Tassie adventures begins, as you’d expect in Tasmania!

This year Judy and I decided on a road trip around Tasmania for our week off over the Christmas break.

We flew into Launceston from Brisbane on Dec 23rd, picked up our hire car and drove the two hours into the mountains to arguably, Tasmania’s best known National Park.

Cradle Mountain National Park is also UNESCO World Heritage site so as you’d expect it must be amazing!

Although the drive from the Launceston Airport is only 104 kilometres it’s made up of tight roads with a long series of mountain switchbacks to make its way up into the Alpine region.

Surprisingly, much of the last 40 kilometres you’re surrounded by thick rainforest.  Such a wide variety of biospheres it’s no wonder that it’s a World Heritage site.

We stayed at the Peppers Cradle Mountain resort adjacent to the Ranger station within the park.

The smell of woodsmoke engulfed us as we entered the lodge and was reminiscent of cool fall nights in western Canada.

Even though it’s summer here in Australia the climate within the National Park remains temperate during the day and cool at night due to its elevation.

When we woke and went for breakfast the next morning, we were greeted by a couple of rather tame wallabies grazing just feet from our cabin door.

And so began a series of encounters with wildlife during our stay including wombats, Tasmanian devils, Easter Quolls and Spotted Quolls.

You can also throw in an eagle and a lot of wallabies.

After breakfast our Tassie adventure really began to take shape as we decided to take a hike into the nearby wilderness.

From the Ranger station there are lots of hiking trails you can take.  This included some easy hikes as well as some for only for experienced hikers.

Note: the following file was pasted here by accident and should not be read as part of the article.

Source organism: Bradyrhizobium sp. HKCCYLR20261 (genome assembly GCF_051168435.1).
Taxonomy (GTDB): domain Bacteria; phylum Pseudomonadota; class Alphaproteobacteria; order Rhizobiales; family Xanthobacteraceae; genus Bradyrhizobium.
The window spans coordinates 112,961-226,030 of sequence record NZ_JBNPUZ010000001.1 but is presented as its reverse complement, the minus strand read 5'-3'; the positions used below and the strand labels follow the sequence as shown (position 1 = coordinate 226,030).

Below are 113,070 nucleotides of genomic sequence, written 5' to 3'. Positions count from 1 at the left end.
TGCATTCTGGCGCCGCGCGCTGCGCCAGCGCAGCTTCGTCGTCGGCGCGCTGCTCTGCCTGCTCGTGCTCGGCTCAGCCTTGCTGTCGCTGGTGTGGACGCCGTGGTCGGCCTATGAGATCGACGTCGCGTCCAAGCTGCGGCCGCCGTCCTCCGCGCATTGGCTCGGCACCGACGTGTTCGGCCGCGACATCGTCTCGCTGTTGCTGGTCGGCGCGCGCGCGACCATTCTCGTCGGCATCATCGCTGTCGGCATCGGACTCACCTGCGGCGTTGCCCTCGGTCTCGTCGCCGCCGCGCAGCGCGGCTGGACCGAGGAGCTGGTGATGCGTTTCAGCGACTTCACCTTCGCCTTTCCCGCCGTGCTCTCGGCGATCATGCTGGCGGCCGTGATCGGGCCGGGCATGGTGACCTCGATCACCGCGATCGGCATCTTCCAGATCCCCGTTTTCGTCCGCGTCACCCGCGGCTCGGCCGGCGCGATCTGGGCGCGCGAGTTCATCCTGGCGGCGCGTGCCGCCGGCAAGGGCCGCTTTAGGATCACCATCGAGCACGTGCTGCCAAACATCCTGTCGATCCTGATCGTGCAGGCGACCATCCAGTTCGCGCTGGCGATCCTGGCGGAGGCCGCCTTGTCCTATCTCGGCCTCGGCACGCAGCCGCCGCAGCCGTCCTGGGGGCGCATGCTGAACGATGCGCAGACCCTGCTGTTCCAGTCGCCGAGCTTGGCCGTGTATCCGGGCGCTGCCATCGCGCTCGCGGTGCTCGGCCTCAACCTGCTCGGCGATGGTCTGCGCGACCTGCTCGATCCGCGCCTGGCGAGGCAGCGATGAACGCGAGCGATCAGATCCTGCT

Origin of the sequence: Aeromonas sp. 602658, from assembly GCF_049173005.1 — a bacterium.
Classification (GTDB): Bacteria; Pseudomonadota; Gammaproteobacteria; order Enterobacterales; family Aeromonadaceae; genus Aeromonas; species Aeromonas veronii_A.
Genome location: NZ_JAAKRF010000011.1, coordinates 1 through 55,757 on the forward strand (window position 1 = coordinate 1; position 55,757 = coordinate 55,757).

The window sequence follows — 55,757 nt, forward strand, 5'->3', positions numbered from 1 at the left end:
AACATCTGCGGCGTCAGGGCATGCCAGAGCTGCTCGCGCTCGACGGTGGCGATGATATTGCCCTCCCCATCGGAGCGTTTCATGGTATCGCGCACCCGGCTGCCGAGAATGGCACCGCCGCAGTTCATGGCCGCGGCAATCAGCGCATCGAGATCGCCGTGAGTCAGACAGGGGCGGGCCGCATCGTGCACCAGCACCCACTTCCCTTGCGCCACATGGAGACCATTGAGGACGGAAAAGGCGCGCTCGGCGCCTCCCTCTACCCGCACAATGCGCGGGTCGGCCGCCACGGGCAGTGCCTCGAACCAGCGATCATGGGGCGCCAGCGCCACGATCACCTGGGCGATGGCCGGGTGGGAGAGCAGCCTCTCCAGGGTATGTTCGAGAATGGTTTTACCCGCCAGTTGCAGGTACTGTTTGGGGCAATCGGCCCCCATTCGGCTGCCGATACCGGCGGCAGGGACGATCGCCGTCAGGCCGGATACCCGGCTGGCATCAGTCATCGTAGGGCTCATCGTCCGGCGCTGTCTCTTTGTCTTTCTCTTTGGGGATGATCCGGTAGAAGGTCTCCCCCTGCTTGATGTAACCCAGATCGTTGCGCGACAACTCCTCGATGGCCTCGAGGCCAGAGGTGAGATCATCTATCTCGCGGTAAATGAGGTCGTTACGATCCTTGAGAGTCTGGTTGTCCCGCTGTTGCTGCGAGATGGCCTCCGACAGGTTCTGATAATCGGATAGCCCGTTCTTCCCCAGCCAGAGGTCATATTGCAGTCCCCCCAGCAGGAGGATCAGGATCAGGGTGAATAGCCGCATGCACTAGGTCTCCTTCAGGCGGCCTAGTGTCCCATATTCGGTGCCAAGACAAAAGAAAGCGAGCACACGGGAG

I chose the trail that I thought was an easy hike up to the Dove Lake…

I misread the sign and didn’t realize until we were two hours into the hike which got progressively more difficult.

Neither of us were equipped for a hike of this magnitude and it wasn’t until we met a hiker coming the other way that we discovered that we in fact, were on the Dove Canyon trail and still only about half-way.

Judy was none to impressed with my miss but to be fair, it was Dove Lake versus Dove Canyon.

Now, the Dove Canyon trail is a 7-kilometre hike that has the advice of some steep and muddy sections with a medium rating.  Caution is advised…

However, that wasn’t the half of it.

The description is rather underwhelming in comparison to the actual hike itself.

The hike began innocently enough as we made away along raised boards through a moss-covered forest.  This section of the hike was quite beautiful and perhaps something you’d expect to see in Lord of the Rings or Harry Potter.

We then made our way along a steep gorge to a set of waterfalls, again not too difficult.

However, it wasn’t until we crossed the gorge on a wooden bridge that things began to take a turn…

The next section was wet, swampy ground and grasslands before we headed up a mountain spur that was nothing but a tangle of large tree roots and dark, damp forest.

Clearly, our Tassie adventure had hit a rather large bump in the road.

The path became difficult to see as the forest floor all looked the same… nothing by tree roots and ever upwards.

Strangely, it was somewhat reminiscent of my hike across Papua New Guinea.  This would have made the perfect training ground for Papua.

Fortunately, there were red markers nailed into trees at shorter and shorter distances so that you didn’t lose the trail.  There were a few times where we had to backtrack to the last marker and search for the next again as we’d lost it.

After coming out of the forest we found ourselves on a narrow granite ledge that ran along a sheer drop to a rushing gorge some 30 meters below us.

Fortunately, Judy is made of strong stuff and made her way along the ledge without any incidents with me following closely behind with camera in hand and therefore only one free hand.

Next, we had to climb a rocky, and at times almost vertical wall over rocks and boulders to the summit of this peak.

This was the by far the most difficult portion of the hike and it took us a while to navigate successfully up and over onto the top of the plateau.

This is the point where we met a group coming the other way with a guide.  They all seemed well prepared with backpacks, the correct walking boots, and accessories.

I’m sure they looked at us and thought “what the hell?”

The final 1.5 kilometres was across grasslands and down a graduated path through a valley back to the ranger station.

Given that the 7-kilometre hike had only take us three hours I was pretty impressed with the first leg of our Tassie adventure even after all of our challenges.

Until next week